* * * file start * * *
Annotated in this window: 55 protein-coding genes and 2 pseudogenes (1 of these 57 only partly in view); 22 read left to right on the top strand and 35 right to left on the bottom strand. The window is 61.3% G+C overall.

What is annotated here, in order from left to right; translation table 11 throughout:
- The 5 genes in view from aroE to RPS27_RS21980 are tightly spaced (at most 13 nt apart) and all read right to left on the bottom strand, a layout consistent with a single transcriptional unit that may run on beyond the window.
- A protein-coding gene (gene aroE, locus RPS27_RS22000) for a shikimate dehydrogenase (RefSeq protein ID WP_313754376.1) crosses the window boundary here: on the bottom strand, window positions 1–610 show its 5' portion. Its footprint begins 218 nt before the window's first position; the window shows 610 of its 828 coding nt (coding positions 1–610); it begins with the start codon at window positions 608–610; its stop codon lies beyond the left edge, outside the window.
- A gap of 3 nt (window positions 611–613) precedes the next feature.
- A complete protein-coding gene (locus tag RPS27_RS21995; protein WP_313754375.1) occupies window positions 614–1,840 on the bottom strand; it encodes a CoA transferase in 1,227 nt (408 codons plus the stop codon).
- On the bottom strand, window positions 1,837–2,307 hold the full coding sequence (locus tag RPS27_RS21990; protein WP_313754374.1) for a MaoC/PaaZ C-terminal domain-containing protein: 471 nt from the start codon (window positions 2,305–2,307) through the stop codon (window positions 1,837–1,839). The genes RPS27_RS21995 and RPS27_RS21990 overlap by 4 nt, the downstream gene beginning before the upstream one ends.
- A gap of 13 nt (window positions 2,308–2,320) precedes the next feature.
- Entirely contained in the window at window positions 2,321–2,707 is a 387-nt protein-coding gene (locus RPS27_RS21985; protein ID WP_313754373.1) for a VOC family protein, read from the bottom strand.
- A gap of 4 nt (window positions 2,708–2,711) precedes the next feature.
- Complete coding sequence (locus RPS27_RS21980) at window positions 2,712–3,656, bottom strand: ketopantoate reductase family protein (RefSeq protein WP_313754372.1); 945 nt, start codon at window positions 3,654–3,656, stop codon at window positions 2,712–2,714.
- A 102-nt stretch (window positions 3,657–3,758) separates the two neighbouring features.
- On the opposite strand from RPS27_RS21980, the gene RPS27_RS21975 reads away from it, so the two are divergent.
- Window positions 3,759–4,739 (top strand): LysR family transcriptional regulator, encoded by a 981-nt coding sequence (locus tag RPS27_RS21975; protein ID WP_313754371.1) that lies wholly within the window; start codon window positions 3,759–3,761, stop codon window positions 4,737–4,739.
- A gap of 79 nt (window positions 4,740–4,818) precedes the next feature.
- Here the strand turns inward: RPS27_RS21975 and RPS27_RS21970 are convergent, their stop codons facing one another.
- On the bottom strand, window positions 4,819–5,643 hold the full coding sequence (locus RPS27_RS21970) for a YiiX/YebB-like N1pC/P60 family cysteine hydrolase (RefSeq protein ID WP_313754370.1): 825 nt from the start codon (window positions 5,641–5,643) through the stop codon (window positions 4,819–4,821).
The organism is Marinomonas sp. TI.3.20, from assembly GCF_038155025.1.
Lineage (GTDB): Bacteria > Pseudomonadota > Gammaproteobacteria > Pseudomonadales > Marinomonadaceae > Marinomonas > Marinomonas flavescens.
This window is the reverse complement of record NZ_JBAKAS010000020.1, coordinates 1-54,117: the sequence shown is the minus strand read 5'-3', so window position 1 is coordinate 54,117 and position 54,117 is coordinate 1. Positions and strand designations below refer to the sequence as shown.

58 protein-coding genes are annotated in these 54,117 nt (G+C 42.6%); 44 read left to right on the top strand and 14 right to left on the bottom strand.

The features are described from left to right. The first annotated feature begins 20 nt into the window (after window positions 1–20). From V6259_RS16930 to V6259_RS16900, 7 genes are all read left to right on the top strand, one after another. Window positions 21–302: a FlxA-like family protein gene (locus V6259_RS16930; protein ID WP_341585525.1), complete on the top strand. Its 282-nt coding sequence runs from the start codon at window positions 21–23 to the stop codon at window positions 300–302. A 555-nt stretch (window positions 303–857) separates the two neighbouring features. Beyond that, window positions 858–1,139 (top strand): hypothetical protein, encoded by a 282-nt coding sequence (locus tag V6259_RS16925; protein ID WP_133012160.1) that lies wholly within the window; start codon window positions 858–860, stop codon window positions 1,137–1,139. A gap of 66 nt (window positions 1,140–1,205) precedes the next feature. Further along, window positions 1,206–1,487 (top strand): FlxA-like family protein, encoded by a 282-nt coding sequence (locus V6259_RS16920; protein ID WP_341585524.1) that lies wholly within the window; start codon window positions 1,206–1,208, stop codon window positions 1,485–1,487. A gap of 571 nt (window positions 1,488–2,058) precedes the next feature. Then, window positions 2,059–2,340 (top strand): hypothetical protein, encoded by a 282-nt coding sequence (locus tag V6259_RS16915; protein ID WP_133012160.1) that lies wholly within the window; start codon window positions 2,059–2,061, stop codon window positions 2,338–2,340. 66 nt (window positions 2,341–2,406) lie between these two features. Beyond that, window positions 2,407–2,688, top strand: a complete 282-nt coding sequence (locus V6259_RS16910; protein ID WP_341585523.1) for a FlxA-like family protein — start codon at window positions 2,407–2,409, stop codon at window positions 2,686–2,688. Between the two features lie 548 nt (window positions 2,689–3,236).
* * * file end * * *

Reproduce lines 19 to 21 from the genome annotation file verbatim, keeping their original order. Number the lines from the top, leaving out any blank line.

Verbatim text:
Lineage (GTDB): Bacteria > Pseudomonadota > Gammaproteobacteria > Pseudomonadales > Marinomonadaceae > Marinomonas > Marinomonas flavescens.
This window is the reverse complement of record NZ_JBAKAS010000020.1, coordinates 1-54,117: the sequence shown is the minus strand read 5'-3', so window position 1 is coordinate 54,117 and position 54,117 is coordinate 1. Positions and strand designations below refer to the sequence as shown.

58 protein-coding genes are annotated in these 54,117 nt (G+C 42.6%); 44 read left to right on the top strand and 14 right to left on the bottom strand.